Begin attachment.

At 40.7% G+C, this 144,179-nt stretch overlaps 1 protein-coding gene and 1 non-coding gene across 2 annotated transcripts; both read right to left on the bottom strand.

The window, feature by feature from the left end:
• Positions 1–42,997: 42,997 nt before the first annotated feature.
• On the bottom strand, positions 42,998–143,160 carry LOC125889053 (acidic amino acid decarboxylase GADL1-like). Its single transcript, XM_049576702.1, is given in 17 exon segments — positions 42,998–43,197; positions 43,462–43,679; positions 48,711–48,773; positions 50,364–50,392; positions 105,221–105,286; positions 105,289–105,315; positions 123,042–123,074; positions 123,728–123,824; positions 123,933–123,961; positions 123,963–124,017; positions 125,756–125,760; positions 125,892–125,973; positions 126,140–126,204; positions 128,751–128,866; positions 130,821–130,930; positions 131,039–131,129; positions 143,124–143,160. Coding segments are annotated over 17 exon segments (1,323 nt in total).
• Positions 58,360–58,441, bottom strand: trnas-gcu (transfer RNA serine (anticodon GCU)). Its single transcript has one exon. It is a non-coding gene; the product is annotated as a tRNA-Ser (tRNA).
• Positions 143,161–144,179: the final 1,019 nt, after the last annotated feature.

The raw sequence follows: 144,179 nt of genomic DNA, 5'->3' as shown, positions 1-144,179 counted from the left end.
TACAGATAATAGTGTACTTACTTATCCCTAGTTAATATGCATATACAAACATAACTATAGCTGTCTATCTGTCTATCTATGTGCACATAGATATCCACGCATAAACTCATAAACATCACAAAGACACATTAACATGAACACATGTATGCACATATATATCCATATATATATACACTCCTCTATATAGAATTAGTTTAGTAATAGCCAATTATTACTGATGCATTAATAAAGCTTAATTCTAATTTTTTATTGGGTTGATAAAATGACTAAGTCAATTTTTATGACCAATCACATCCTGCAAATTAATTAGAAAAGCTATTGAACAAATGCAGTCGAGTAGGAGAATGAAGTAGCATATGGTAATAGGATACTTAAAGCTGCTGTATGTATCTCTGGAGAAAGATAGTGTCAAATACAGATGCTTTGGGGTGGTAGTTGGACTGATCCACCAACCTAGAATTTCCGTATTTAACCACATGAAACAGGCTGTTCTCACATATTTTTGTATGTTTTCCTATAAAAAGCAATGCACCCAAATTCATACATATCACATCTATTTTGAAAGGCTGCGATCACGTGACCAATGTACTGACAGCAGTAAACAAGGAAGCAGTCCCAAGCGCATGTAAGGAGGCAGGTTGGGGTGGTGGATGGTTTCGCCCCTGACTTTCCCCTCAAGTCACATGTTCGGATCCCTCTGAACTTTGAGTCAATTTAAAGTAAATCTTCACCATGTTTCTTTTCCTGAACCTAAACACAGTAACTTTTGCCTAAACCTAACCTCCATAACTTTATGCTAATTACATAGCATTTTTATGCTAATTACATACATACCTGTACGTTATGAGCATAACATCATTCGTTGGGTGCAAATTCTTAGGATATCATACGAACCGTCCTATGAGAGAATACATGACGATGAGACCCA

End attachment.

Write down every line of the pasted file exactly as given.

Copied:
At 40.7% G+C, this 144,179-nt stretch overlaps 1 protein-coding gene and 1 non-coding gene across 2 annotated transcripts; both read right to left on the bottom strand.

The window, feature by feature from the left end:
• Positions 1–42,997: 42,997 nt before the first annotated feature.
• On the bottom strand, positions 42,998–143,160 carry LOC125889053 (acidic amino acid decarboxylase GADL1-like). Its single transcript, XM_049576702.1, is given in 17 exon segments — positions 42,998–43,197; positions 43,462–43,679; positions 48,711–48,773; positions 50,364–50,392; positions 105,221–105,286; positions 105,289–105,315; positions 123,042–123,074; positions 123,728–123,824; positions 123,933–123,961; positions 123,963–124,017; positions 125,756–125,760; positions 125,892–125,973; positions 126,140–126,204; positions 128,751–128,866; positions 130,821–130,930; positions 131,039–131,129; positions 143,124–143,160. Coding segments are annotated over 17 exon segments (1,323 nt in total).
• Positions 58,360–58,441, bottom strand: trnas-gcu (transfer RNA serine (anticodon GCU)). Its single transcript has one exon. It is a non-coding gene; the product is annotated as a tRNA-Ser (tRNA).
• Positions 143,161–144,179: the final 1,019 nt, after the last annotated feature.

The raw sequence follows: 144,179 nt of genomic DNA, 5'->3' as shown, positions 1-144,179 counted from the left end.
TACAGATAATAGTGTACTTACTTATCCCTAGTTAATATGCATATACAAACATAACTATAGCTGTCTATCTGTCTATCTATGTGCACATAGATATCCACGCATAAACTCATAAACATCACAAAGACACATTAACATGAACACATGTATGCACATATATATCCATATATATATACACTCCTCTATATAGAATTAGTTTAGTAATAGCCAATTATTACTGATGCATTAATAAAGCTTAATTCTAATTTTTTATTGGGTTGATAAAATGACTAAGTCAATTTTTATGACCAATCACATCCTGCAAATTAATTAGAAAAGCTATTGAACAAATGCAGTCGAGTAGGAGAATGAAGTAGCATATGGTAATAGGATACTTAAAGCTGCTGTATGTATCTCTGGAGAAAGATAGTGTCAAATACAGATGCTTTGGGGTGGTAGTTGGACTGATCCACCAACCTAGAATTTCCGTATTTAACCACATGAAACAGGCTGTTCTCACATATTTTTGTATGTTTTCCTATAAAAAGCAATGCACCCAAATTCATACATATCACATCTATTTTGAAAGGCTGCGATCACGTGACCAATGTACTGACAGCAGTAAACAAGGAAGCAGTCCCAAGCGCATGTAAGGAGGCAGGTTGGGGTGGTGGATGGTTTCGCCCCTGACTTTCCCCTCAAGTCACATGTTCGGATCCCTCTGAACTTTGAGTCAATTTAAAGTAAATCTTCACCATGTTTCTTTTCCTGAACCTAAACACAGTAACTTTTGCCTAAACCTAACCTCCATAACTTTATGCTAATTACATAGCATTTTTATGCTAATTACATACATACCTGTACGTTATGAGCATAACATCATTCGTTGGGTGCAAATTCTTAGGATATCATACGAACCGTCCTATGAGAGAATACATGACGATGAGACCCA